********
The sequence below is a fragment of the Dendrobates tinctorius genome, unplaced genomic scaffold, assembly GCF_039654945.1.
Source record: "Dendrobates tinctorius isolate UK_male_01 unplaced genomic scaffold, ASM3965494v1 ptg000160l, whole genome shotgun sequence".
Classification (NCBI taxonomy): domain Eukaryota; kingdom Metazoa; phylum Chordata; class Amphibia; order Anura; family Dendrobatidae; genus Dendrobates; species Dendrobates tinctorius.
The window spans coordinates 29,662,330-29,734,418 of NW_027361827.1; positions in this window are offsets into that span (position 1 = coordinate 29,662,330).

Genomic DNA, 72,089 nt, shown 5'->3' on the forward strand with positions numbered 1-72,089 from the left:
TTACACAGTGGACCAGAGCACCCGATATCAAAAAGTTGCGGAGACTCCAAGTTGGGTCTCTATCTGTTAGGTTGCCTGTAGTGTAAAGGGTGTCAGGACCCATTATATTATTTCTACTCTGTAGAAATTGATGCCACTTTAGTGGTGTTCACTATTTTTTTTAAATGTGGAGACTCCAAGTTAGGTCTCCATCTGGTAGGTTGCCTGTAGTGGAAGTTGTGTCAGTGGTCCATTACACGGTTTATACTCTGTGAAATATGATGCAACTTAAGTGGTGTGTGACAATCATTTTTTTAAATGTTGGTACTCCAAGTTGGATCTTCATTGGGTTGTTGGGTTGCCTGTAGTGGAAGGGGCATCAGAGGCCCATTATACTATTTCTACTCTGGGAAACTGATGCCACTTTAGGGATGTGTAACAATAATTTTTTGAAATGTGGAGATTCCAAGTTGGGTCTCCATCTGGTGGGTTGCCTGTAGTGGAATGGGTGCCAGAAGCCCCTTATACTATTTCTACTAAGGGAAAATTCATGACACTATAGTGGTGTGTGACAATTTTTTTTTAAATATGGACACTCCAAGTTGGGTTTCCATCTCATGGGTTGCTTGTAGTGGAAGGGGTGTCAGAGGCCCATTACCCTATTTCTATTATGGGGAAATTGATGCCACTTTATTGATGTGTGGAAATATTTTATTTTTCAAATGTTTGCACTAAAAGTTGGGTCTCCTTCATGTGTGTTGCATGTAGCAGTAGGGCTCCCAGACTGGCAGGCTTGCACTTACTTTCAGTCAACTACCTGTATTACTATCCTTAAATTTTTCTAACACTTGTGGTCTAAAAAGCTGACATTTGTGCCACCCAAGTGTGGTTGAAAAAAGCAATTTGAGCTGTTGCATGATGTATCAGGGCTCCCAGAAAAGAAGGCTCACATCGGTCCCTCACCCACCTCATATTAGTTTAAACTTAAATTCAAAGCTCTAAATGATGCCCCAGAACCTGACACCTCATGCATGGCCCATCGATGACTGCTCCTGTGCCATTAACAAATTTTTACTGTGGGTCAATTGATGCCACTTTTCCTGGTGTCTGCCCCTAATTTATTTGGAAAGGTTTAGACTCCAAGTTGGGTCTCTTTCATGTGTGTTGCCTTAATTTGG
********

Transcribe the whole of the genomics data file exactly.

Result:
The sequence below is a fragment of the Dendrobates tinctorius genome, unplaced genomic scaffold, assembly GCF_039654945.1.
Source record: "Dendrobates tinctorius isolate UK_male_01 unplaced genomic scaffold, ASM3965494v1 ptg000160l, whole genome shotgun sequence".
Classification (NCBI taxonomy): domain Eukaryota; kingdom Metazoa; phylum Chordata; class Amphibia; order Anura; family Dendrobatidae; genus Dendrobates; species Dendrobates tinctorius.
The window spans coordinates 29,662,330-29,734,418 of NW_027361827.1; positions in this window are offsets into that span (position 1 = coordinate 29,662,330).

Genomic DNA, 72,089 nt, shown 5'->3' on the forward strand with positions numbered 1-72,089 from the left:
TTACACAGTGGACCAGAGCACCCGATATCAAAAAGTTGCGGAGACTCCAAGTTGGGTCTCTATCTGTTAGGTTGCCTGTAGTGTAAAGGGTGTCAGGACCCATTATATTATTTCTACTCTGTAGAAATTGATGCCACTTTAGTGGTGTTCACTATTTTTTTTAAATGTGGAGACTCCAAGTTAGGTCTCCATCTGGTAGGTTGCCTGTAGTGGAAGTTGTGTCAGTGGTCCATTACACGGTTTATACTCTGTGAAATATGATGCAACTTAAGTGGTGTGTGACAATCATTTTTTTAAATGTTGGTACTCCAAGTTGGATCTTCATTGGGTTGTTGGGTTGCCTGTAGTGGAAGGGGCATCAGAGGCCCATTATACTATTTCTACTCTGGGAAACTGATGCCACTTTAGGGATGTGTAACAATAATTTTTTGAAATGTGGAGATTCCAAGTTGGGTCTCCATCTGGTGGGTTGCCTGTAGTGGAATGGGTGCCAGAAGCCCCTTATACTATTTCTACTAAGGGAAAATTCATGACACTATAGTGGTGTGTGACAATTTTTTTTTAAATATGGACACTCCAAGTTGGGTTTCCATCTCATGGGTTGCTTGTAGTGGAAGGGGTGTCAGAGGCCCATTACCCTATTTCTATTATGGGGAAATTGATGCCACTTTATTGATGTGTGGAAATATTTTATTTTTCAAATGTTTGCACTAAAAGTTGGGTCTCCTTCATGTGTGTTGCATGTAGCAGTAGGGCTCCCAGACTGGCAGGCTTGCACTTACTTTCAGTCAACTACCTGTATTACTATCCTTAAATTTTTCTAACACTTGTGGTCTAAAAAGCTGACATTTGTGCCACCCAAGTGTGGTTGAAAAAAGCAATTTGAGCTGTTGCATGATGTATCAGGGCTCCCAGAAAAGAAGGCTCACATCGGTCCCTCACCCACCTCATATTAGTTTAAACTTAAATTCAAAGCTCTAAATGATGCCCCAGAACCTGACACCTCATGCATGGCCCATCGATGACTGCTCCTGTGCCATTAACAAATTTTTACTGTGGGTCAATTGATGCCACTTTTCCTGGTGTCTGCCCCTAATTTATTTGGAAAGGTTTAGACTCCAAGTTGGGTCTCTTTCATGTGTGTTGCCTTAATTTGG